If you have questions on how you can enhance your backyard with a custom outdoor living space, please reach out to your local Archadeck office. Our trained designers will work with you to create something that works for you, your family, your needs and your budget.

Deck and Patio Design that Gives You All You Need

Posted by: janegwalker

One of my pet peeves is wasted space. When my husband and I were looking at new homes, it was something that always jumped out at me. Getting the most out of a space is important to me; it has to have purpose. And that goes for outdoor living spaces as well. A lot of our Archadeck clients use their outdoor living spaces for multiple purposes which makes the patio or deck design all the more important. The flow of traffic and areas for different purposes have to be considered so that the homeowner gets exactly what they want, without wasted space!

deck-builder-BostonThis recent project from our deck builder in Boston really stood out to me because it is multi-purpose and laid out beautifully. The homeowners wanted an outdoor living structure that could be used a lot of ways, but they didn’t want it to feel completely disjointed. They love to be outside and wanted areas for sitting and relaxing, dining, a place for their hot tub, a shaded area and a fire pit for the cooler fall nights.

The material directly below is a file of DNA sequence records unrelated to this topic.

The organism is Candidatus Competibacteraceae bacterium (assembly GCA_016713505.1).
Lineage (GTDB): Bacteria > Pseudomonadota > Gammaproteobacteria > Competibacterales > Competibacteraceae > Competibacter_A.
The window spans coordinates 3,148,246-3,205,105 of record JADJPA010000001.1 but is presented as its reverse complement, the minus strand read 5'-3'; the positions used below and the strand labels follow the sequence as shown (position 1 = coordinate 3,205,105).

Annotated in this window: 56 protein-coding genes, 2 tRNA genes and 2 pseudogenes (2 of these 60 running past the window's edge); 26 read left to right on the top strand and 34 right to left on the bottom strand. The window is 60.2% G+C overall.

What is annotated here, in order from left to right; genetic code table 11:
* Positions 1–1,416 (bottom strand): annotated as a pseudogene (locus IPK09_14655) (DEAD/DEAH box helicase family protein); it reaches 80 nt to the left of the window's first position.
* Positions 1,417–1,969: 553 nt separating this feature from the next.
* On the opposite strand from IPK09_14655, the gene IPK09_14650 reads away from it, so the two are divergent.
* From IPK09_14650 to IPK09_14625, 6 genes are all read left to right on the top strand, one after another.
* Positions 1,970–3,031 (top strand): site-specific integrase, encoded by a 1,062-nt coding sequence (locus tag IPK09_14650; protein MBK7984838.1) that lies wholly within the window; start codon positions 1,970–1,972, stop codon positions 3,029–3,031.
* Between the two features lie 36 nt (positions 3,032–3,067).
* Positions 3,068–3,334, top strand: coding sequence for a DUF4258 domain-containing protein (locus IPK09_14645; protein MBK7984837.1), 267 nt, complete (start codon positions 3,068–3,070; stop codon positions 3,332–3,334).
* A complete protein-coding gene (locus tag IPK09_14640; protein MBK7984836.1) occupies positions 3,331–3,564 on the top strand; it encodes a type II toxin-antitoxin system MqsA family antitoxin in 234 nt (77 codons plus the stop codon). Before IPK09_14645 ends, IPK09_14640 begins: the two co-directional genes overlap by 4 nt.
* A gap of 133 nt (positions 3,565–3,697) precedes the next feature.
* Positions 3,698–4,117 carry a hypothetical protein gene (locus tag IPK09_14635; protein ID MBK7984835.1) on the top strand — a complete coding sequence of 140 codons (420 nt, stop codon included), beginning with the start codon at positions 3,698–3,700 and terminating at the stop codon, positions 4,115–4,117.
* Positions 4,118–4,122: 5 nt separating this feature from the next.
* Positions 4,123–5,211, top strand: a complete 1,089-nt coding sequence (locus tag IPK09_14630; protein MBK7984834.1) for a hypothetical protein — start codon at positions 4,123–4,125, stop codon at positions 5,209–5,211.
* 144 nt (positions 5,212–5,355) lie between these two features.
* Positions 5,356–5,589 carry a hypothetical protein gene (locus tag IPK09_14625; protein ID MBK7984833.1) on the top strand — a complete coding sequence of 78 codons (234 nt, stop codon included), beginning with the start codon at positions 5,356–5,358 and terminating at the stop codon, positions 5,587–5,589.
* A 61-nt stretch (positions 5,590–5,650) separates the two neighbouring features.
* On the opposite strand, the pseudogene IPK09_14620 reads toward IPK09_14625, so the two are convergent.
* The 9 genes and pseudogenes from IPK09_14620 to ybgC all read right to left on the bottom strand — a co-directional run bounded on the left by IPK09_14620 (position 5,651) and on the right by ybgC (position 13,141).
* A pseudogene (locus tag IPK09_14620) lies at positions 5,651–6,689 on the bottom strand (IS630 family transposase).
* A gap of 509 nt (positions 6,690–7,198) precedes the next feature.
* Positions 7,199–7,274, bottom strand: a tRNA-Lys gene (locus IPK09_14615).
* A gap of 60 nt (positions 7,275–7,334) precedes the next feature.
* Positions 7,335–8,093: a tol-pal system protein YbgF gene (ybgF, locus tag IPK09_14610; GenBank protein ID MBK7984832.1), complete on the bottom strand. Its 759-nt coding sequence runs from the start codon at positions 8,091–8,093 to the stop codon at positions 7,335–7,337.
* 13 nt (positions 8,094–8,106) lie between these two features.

deck-design-ideasJim Finlay from Archadeck of Suburban Boston was put to task to create a space that could fit all of these needs, and personally, I’d be thrilled to have a space like this. Because the main level of the house is two stories up in the back, it was clear that an elevated deck would be a large component of the space. The deck is used for seating and for dining. Having the dining area on the deck was a logical decision due to its proximity to the kitchen. To define the space, Jim designed a portion of the deck that is multi-sided and the decking boards were installed in a different direction. Small stone columns were added to the entryway of the space adding more definition.

composite-deckThe deck also acts as a sitting area. This section has a three-sided built in bench that provides adequate seating for multiple guests. As you can see in the picture, additional seating was placed around the bench to make it even more conducive to conversation.

Off the side of a deck is a staircase leading down to the other parts of the space. Because the hot tub is the only space they would like a little more seclusion (without being completely cut off from the deck and patio) that space was kept to the right of the stairs. To the left is a large partially-covered patio.